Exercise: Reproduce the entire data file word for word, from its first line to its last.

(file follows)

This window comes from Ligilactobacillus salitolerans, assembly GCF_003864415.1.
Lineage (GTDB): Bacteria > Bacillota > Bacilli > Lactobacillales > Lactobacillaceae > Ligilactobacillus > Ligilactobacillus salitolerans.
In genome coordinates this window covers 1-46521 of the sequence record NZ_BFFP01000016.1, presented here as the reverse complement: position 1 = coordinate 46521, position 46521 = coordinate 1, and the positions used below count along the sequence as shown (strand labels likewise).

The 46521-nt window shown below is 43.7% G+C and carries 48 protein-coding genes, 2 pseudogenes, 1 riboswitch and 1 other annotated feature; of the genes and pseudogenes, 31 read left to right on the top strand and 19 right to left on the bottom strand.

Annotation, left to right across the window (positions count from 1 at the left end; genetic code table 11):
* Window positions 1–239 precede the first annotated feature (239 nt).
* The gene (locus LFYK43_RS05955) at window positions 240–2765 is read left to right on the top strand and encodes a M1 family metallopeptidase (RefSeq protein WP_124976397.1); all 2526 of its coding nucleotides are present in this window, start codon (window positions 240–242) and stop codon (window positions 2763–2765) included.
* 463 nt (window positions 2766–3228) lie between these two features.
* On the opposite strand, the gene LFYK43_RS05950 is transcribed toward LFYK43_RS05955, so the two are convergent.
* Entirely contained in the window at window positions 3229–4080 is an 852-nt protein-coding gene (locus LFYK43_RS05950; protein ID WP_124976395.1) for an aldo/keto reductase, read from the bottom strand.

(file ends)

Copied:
This window comes from Ligilactobacillus salitolerans, assembly GCF_003864415.1.
Lineage (GTDB): Bacteria > Bacillota > Bacilli > Lactobacillales > Lactobacillaceae > Ligilactobacillus > Ligilactobacillus salitolerans.
In genome coordinates this window covers 1-46521 of the sequence record NZ_BFFP01000016.1, presented here as the reverse complement: position 1 = coordinate 46521, position 46521 = coordinate 1, and the positions used below count along the sequence as shown (strand labels likewise).

The 46521-nt window shown below is 43.7% G+C and carries 48 protein-coding genes, 2 pseudogenes, 1 riboswitch and 1 other annotated feature; of the genes and pseudogenes, 31 read left to right on the top strand and 19 right to left on the bottom strand.

Annotation, left to right across the window (positions count from 1 at the left end; genetic code table 11):
* Window positions 1–239 precede the first annotated feature (239 nt).
* The gene (locus LFYK43_RS05955) at window positions 240–2765 is read left to right on the top strand and encodes a M1 family metallopeptidase (RefSeq protein WP_124976397.1); all 2526 of its coding nucleotides are present in this window, start codon (window positions 240–242) and stop codon (window positions 2763–2765) included.
* 463 nt (window positions 2766–3228) lie between these two features.
* On the opposite strand, the gene LFYK43_RS05950 is transcribed toward LFYK43_RS05955, so the two are convergent.
* Entirely contained in the window at window positions 3229–4080 is an 852-nt protein-coding gene (locus LFYK43_RS05950; protein ID WP_124976395.1) for an aldo/keto reductase, read from the bottom strand.